Environment, Trump Administration

Over objections from EPA employees, environmental advocates, scientists, U.S. Senate confirms Scott Pruitt as agency chief

Meet the new EPA administrator, Scott Pruitt, who opposes the EPA.

No amount of concern that Scott Pruitt is too friendly with the fossil fuel industry, that he has improperly withheld 3,000 emails about his business dealings with coal, oil and natural gas companies; that he has said climate change is a hoax; that hundreds of rank-and-file EPA employees oppose him; that he is blithely unaware of pollution’s harm to the public health; and that he holds in contempt the very agency he was nominated to lead: none of this swayed the majority of the U.S. Senate in approving him to lead the EPA.

The Senate confirmed Pruitt, currently the Oklahoma Attorney General, as the new EPA administrator today at 1 p.m. Both North Carolina Sens. Richard Burr and Thom Tillis voted for Pruitt.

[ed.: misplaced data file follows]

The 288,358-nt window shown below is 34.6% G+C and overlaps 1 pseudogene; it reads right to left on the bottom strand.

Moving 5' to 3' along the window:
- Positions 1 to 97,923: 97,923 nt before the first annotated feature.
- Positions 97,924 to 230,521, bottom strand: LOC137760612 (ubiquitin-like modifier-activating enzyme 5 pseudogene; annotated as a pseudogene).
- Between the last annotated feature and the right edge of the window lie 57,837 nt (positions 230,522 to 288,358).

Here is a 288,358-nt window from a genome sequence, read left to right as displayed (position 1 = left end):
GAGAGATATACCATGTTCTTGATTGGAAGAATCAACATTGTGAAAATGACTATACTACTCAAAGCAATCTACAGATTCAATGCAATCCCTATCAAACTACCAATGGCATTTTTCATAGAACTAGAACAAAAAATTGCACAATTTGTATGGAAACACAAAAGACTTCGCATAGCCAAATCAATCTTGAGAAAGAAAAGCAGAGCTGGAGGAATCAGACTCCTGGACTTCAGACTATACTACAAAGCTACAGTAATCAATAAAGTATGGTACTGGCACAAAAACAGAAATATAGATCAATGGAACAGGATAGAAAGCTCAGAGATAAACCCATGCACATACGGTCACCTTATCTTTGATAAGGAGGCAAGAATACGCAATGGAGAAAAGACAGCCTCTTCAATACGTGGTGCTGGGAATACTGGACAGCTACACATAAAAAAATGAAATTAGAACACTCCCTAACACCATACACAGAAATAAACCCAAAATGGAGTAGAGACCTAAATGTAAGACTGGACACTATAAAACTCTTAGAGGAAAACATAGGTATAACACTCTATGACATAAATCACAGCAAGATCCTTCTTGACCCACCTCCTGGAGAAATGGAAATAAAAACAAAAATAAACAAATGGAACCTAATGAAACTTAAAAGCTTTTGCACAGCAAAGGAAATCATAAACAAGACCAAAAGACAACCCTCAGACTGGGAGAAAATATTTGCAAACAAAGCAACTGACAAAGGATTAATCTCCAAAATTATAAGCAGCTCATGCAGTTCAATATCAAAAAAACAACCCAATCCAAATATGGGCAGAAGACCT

Sen. Susan Collins, a Republican from Maine, voted against his nomination. However, her nay vote was canceled out by two Democrats, Sen. Joe Manchin, a West Virginia, and Heidi Heitkamp of North Dakota. They are interested in reviving their states’ coal industries, which is unlikely, given the market forces favoring natural gas and renewables.

Pruitt was grilled last month by the Senate Environment and Public Works Committee, where Republicans ultimately voted to send his nomination to the full Senate. Democrats boycotted the vote.

Yesterday, a state judge in Oklahoma ordered Pruitt to release thousands of emails related to his dealings with fossil fuel companies. Those emails are public under open records law, but Pruitt had withheld them for two years.

Now that Pruitt has been confirmed, it will be interesting to see what changes — in personnel, in rulemaking and in public information — he will enact. Since President Trump took office, there has been a hiring freeze at the agency, as well as a halt on public information. The main EPA website hasn’t changed — except for a scrubbing of the climate change section — and no social media posts or press releases have been issued.

Next, the Senate can turn its attention to approving a deputy EPA administrator. Former NCDEQ Secretary Donald van der Vaart is one of two finalists for that job.

 

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